Regular menu features a very personal routine
The coronavirus has made my dining-out routine a shambles, and it is not likely to improve in the near future.
More about that later.
Food has always played an important role in my life, not only because I love to eat but for business reasons.
During my working years, I was frequently required to represent my employer at social functions and make polite, light conversation with dinner guests.
I discovered a noncontroversial and popular subject for dinner banter was to ask my table partner what is her/his all-time favorite meal, from starter to main course, side dishes and then dessert.
After hearing their selections, I would be asked to reciprocate with my own preferences. It made for interesting and insightful exchanges.
For the record, my all-time favorite meal would start with thinly sliced Scottish smoked salmon, followed by a medium cooked filet mignon and a dessert of crepe suzette.
The perfect beverage for this repast would be a chilled bottle of Chardonnay.
For almost 20 years, my wife and I always ate in tablecloth restaurants at least twice a week. We had American cuisine for all other meals, so we enjoyed sampling foreign offerings on our date nights.
Our area offered a wide range of foreign eateries. We settled on six favorites and rotated among them. They were Italian, Thai, Chinese, Indian, Japanese and French.
My wife passed away several years ago, but I continued our custom of eating out. However, I was happier going out at lunchtime, rather than in the evening, which was our custom.
I still sat at the same tables we occupied, and many of the same waiters who served the two of us continued with me alone.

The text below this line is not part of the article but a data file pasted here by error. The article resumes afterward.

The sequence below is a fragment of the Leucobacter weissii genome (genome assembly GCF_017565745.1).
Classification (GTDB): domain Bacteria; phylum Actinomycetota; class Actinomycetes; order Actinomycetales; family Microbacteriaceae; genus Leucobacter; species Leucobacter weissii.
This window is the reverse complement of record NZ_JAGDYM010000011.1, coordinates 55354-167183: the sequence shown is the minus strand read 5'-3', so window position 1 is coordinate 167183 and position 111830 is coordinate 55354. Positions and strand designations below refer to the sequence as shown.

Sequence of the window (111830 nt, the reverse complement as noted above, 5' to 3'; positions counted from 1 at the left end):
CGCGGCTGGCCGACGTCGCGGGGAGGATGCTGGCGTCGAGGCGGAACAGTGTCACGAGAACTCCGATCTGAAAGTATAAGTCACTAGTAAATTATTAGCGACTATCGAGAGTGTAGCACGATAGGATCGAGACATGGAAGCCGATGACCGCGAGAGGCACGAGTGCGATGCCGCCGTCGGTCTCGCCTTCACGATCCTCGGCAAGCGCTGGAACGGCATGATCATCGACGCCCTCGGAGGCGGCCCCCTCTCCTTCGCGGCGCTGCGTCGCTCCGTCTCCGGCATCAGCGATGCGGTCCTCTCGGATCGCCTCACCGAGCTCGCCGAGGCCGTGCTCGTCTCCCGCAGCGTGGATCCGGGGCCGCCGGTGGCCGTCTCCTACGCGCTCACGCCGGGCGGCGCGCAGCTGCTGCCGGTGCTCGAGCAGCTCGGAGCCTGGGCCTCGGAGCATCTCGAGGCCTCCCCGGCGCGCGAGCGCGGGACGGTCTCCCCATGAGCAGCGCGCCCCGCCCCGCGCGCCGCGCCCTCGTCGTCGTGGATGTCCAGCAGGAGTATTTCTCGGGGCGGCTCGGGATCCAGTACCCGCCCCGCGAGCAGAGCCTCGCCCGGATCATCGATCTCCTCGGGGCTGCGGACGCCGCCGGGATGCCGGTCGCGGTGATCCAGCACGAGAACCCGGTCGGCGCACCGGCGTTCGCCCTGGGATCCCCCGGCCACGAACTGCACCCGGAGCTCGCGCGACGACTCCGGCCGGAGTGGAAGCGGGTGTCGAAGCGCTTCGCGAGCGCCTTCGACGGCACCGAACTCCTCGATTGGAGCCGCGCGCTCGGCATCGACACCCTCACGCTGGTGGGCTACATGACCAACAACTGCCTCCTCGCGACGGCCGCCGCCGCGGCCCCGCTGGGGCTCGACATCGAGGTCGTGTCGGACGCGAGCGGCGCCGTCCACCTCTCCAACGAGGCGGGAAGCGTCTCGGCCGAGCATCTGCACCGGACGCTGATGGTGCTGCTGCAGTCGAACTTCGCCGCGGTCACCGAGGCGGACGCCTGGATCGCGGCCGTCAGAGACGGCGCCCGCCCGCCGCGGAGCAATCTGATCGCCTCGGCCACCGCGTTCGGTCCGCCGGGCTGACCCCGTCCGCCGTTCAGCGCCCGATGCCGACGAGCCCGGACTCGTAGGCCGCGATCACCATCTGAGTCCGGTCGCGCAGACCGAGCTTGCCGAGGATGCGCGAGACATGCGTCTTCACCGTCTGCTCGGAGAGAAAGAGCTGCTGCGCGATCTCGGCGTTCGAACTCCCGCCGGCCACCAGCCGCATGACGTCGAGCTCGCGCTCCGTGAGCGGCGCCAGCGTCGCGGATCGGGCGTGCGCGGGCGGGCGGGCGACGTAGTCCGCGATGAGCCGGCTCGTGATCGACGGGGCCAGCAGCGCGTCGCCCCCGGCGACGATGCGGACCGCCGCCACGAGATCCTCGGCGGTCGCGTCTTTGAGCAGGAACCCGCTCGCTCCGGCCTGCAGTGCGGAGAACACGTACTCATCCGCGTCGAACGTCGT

They even memorized my menu preferences, so that eased the ordering process.
At the Italian restaurant, I liked its cannelloni, pork and rice at Thai, Peking duck at Chinese, Tandoori chicken at Indian, sushi at Japanese and Dover sole at French.
And then the COVID-19 scare came along, and for the past 16 months I, and everybody else in my retirement community, adhered to isolation, masking and social distancing.
Our community dining room did a wonderful job serving hot meals, but the restaurants I frequented closed. They eventually offered take-away meals from a limited menu that did not include many of my favorites.
As the feeder of almost last resort, I turned to TV dinners, and stocked my freezer with old reliables such as lasagna, stuffed peppers, SOS (vets, you know, the stuff on a shingle), meatloaf and such.
Prepared meals like these have improved over the years and are now quite tasty.
As an absolute last resort, I would cook a meal for myself from scratch, in which the main attraction was a lamb chop, steak, hamburger, hot dog or tacos.
Were I a wealthy man with a personal chef like Wolfgang Puck, I would revel in the joy of planning a weekly menu with all my favorite meals at my command.
But, in reality, I have more in common with Ronald McDonald than Wolfgang Puck.
James Wentz is a Cove historian and retired Naval officer. His column appears monthly.